/dev/crypto not being used in 12-STABLE
jhb at FreeBSD.org
Thu Dec 6 23:39:11 UTC 2018
On 12/6/18 3:24 PM, John Nielsen wrote:
>> On Dec 6, 2018, at 4:04 PM, Xin LI <delphij at gmail.com> wrote:
>> On Thu, Dec 6, 2018 at 11:37 AM John Nielsen <lists at jnielsen.net> wrote:
>>> I have upgraded two physical machines from 11-STABLE to 12-STABLE recently (one is 12.0-PRERELEASE r341380 and the other is 12.0-PRERELEASE r341391). I noticed today that neither machine seems to be utilizing /dev/crypto. Typically I see at least ssh/sshd have the device open plus some programs from ports. But 'fuser' doesn't list any processes on either machine:
>>> # fuser /dev/crypto
>>> Both machines are running custom kernels that include "device crypto" and "device cryptodev". One of them additionally has "device aesni".
>>> Is anyone else seeing this? Any idea what would cause it?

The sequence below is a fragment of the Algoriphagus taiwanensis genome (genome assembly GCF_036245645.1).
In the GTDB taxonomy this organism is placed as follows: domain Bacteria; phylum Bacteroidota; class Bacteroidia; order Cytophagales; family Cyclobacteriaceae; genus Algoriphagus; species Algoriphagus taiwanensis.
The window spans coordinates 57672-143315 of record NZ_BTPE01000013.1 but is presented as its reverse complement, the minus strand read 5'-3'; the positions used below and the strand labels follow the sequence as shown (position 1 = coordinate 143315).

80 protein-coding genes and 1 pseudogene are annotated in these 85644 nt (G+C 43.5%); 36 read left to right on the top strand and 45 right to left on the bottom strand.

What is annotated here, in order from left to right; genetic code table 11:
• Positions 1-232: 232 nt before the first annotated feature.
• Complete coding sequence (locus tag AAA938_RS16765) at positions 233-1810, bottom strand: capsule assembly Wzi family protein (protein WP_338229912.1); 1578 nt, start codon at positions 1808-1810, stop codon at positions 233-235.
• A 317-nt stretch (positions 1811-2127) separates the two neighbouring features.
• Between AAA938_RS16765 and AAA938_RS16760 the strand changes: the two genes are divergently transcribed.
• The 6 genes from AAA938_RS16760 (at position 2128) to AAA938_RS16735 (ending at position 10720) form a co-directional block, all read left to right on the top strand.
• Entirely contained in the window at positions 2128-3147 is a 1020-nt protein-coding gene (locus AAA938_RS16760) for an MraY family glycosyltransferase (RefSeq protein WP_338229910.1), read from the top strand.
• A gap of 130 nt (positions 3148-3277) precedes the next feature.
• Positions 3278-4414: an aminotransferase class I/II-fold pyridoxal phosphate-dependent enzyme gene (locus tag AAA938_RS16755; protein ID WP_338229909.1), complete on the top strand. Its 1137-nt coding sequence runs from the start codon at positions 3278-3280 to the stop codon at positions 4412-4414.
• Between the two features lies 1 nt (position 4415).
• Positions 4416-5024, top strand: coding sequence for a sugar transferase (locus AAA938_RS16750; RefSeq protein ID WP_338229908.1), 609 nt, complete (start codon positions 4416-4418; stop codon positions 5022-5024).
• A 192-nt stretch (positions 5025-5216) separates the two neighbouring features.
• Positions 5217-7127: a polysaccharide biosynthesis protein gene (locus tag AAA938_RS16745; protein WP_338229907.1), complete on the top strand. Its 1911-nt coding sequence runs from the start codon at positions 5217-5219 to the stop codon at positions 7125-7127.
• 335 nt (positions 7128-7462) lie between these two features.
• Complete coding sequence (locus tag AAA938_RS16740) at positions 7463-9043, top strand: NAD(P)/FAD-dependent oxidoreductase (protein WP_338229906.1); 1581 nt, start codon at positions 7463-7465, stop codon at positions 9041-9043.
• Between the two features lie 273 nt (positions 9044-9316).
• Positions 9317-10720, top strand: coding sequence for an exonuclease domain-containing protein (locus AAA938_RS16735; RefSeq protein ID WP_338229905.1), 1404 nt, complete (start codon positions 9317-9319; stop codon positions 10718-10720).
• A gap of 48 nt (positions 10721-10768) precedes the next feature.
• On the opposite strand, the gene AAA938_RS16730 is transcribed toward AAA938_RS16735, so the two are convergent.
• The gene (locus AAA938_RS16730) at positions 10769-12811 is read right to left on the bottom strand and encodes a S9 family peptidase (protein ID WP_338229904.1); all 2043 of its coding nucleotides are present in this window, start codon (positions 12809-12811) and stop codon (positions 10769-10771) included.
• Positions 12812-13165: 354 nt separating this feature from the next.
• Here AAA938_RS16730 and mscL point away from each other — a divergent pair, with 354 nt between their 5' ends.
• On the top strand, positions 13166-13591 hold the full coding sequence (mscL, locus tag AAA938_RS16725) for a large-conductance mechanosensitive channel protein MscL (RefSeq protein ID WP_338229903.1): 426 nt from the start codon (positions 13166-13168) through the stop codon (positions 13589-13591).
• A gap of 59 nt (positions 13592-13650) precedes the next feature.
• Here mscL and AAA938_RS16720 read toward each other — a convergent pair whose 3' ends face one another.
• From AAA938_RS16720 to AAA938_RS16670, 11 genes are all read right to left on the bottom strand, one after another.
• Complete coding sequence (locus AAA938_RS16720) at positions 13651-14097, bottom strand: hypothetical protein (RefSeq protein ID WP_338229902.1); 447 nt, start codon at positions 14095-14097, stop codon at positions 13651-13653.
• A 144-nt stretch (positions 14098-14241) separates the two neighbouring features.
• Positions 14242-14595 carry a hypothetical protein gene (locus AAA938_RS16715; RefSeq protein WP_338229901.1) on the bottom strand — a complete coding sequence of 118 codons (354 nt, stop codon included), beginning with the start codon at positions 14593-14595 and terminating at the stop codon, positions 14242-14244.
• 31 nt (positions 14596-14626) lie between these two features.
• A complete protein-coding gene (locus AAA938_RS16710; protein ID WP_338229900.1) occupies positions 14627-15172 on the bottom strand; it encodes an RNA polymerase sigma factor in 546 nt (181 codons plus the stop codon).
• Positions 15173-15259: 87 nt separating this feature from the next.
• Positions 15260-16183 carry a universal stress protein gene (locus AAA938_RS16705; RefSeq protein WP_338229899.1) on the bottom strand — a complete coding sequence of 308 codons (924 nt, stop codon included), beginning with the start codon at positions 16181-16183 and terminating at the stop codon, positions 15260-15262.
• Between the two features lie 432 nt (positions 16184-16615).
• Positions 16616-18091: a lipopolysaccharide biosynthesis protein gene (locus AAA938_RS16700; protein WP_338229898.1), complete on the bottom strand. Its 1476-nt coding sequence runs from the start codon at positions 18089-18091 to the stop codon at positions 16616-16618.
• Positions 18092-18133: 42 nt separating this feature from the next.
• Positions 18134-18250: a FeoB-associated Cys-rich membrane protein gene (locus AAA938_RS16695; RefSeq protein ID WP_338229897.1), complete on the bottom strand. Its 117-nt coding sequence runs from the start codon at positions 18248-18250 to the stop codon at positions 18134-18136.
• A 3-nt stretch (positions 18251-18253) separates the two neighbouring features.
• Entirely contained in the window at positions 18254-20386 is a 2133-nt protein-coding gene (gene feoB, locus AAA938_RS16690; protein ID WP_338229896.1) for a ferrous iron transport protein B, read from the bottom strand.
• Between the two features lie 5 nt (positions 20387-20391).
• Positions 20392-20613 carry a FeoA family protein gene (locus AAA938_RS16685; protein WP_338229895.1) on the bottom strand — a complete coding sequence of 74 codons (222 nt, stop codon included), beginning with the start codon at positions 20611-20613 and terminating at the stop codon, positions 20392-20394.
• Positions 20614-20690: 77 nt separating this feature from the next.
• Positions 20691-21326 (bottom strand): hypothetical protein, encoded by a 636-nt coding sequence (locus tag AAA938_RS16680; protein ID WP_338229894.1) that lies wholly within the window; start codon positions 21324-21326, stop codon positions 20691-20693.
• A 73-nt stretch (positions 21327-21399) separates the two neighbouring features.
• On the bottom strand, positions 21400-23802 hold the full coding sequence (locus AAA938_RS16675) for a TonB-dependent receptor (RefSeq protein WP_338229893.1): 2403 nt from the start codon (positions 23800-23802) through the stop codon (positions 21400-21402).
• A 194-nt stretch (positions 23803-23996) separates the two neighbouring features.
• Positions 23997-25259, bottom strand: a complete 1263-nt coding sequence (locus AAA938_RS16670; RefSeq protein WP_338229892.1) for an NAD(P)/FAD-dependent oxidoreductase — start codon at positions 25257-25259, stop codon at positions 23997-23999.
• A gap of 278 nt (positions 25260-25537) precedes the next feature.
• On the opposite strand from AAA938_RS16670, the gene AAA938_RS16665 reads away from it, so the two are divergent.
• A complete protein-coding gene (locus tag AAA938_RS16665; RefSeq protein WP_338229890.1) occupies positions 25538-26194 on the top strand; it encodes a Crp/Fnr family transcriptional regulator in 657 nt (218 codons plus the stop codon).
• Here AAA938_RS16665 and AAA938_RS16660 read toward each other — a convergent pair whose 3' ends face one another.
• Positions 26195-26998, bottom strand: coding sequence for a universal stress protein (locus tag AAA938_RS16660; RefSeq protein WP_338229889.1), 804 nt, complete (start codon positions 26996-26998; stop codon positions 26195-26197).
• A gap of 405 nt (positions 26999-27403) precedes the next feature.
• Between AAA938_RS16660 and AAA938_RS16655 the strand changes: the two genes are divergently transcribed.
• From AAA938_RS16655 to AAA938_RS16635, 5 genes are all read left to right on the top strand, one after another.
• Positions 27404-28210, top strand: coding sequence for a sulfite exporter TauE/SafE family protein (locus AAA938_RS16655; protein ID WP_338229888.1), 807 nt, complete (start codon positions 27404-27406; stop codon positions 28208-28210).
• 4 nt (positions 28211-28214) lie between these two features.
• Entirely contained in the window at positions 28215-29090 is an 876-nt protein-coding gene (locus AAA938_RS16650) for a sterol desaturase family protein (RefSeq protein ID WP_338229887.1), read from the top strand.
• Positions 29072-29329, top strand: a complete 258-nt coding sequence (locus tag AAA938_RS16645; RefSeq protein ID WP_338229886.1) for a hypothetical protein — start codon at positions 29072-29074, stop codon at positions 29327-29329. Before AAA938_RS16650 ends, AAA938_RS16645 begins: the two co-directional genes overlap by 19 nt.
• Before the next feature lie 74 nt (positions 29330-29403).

>> Your average OpenSSL applications should not use /dev/crypto, if your
>> goal is to utilize AES-NI (which does not require /dev/crypto). On
>> capable systems, AES-NI would be used automatically (and it's faster
>> this way).
> Thanks for the response. Is there a way to verify that AES-NI is being used for e.g. ssh? I'm also curious why/when/how the change to not use (or support?) /dev/crypto from base openssl was made.
I suspect it was something we just didn't test in the flurry of other work
during the OpenSSL upgrade. However, it is much faster to use the AES-NI
instructions in userland than to use a system call that copies the data
into a kernel buffer, uses the sames AES-NI instructions, then copies the
data back out again along with the overhead of a pair of user <--> kernel
transitions. If you have an actual crypto offload device (as in a PCI-e
card or something), then you might be interested in /dev/crypto (and we
should fix that eventually), but AES-NI is just faster software crypto and
is best done directly in userland.
More information about the freebsd-stable